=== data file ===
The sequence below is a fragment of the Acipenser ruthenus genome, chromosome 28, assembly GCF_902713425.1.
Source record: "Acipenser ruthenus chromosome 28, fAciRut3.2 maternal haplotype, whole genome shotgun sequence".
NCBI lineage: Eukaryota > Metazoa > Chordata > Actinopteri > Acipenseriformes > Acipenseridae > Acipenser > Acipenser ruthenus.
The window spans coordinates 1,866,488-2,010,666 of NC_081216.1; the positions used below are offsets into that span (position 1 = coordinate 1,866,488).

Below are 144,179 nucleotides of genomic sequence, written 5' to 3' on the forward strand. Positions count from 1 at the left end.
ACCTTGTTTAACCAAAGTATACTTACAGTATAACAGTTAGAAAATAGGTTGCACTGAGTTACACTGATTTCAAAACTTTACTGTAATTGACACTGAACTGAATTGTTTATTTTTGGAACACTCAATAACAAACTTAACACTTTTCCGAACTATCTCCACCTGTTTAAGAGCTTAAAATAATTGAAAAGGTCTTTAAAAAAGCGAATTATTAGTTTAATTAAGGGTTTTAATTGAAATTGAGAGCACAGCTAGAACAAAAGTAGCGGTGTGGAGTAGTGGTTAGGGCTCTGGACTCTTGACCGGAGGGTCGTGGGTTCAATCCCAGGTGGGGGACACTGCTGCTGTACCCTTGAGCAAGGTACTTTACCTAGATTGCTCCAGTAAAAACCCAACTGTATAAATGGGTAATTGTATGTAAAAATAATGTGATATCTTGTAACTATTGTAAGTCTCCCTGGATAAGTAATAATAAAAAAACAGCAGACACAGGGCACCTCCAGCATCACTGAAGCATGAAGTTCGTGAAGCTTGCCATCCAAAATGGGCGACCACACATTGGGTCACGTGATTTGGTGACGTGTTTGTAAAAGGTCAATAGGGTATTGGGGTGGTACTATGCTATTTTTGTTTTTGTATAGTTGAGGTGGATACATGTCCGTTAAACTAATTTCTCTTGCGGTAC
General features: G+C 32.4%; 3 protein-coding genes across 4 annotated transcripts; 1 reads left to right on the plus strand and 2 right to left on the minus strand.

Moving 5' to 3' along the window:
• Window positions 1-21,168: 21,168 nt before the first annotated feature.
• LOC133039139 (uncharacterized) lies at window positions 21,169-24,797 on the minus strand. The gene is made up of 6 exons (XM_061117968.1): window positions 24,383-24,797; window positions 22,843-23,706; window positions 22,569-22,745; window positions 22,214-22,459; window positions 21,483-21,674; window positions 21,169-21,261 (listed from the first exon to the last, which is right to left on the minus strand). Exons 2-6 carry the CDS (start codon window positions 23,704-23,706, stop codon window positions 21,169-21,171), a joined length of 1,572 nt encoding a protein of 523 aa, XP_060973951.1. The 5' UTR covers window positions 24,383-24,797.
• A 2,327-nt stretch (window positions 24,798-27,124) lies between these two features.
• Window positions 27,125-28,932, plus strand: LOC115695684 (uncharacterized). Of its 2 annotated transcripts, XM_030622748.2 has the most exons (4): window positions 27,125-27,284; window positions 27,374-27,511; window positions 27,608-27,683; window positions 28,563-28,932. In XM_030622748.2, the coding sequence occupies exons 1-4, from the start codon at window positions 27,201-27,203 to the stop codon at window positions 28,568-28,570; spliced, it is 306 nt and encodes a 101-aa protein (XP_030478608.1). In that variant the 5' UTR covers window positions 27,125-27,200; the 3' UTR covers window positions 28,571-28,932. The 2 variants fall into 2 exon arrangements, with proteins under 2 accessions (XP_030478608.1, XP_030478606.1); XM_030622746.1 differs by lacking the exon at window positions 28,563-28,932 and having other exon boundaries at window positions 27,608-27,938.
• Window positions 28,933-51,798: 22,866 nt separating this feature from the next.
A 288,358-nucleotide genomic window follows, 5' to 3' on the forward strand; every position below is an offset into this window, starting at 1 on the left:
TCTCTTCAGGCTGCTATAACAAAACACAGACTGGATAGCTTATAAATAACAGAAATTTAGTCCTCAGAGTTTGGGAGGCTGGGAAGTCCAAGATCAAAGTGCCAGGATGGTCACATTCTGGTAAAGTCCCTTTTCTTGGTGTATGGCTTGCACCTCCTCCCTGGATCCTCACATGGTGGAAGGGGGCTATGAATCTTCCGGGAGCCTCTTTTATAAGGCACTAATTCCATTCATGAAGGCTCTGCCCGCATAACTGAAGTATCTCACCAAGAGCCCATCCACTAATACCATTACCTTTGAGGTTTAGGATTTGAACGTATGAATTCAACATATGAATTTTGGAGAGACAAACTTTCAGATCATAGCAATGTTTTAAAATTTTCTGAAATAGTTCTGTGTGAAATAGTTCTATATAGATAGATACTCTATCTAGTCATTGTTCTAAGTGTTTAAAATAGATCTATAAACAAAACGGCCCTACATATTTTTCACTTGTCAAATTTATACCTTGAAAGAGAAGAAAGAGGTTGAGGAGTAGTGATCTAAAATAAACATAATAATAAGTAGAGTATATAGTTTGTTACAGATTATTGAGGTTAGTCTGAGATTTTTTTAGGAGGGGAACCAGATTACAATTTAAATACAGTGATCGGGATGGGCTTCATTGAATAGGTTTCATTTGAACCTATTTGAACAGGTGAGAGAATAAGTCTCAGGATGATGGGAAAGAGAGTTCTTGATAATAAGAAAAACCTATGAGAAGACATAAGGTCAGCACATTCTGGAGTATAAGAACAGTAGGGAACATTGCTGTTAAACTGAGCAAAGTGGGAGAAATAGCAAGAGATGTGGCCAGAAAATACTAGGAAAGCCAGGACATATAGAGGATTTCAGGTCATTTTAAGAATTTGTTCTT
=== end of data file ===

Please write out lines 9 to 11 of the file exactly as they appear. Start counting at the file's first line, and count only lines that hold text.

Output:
• Window positions 1-21,168: 21,168 nt before the first annotated feature.
• LOC133039139 (uncharacterized) lies at window positions 21,169-24,797 on the minus strand. The gene is made up of 6 exons (XM_061117968.1): window positions 24,383-24,797; window positions 22,843-23,706; window positions 22,569-22,745; window positions 22,214-22,459; window positions 21,483-21,674; window positions 21,169-21,261 (listed from the first exon to the last, which is right to left on the minus strand). Exons 2-6 carry the CDS (start codon window positions 23,704-23,706, stop codon window positions 21,169-21,171), a joined length of 1,572 nt encoding a protein of 523 aa, XP_060973951.1. The 5' UTR covers window positions 24,383-24,797.
• A 2,327-nt stretch (window positions 24,798-27,124) lies between these two features.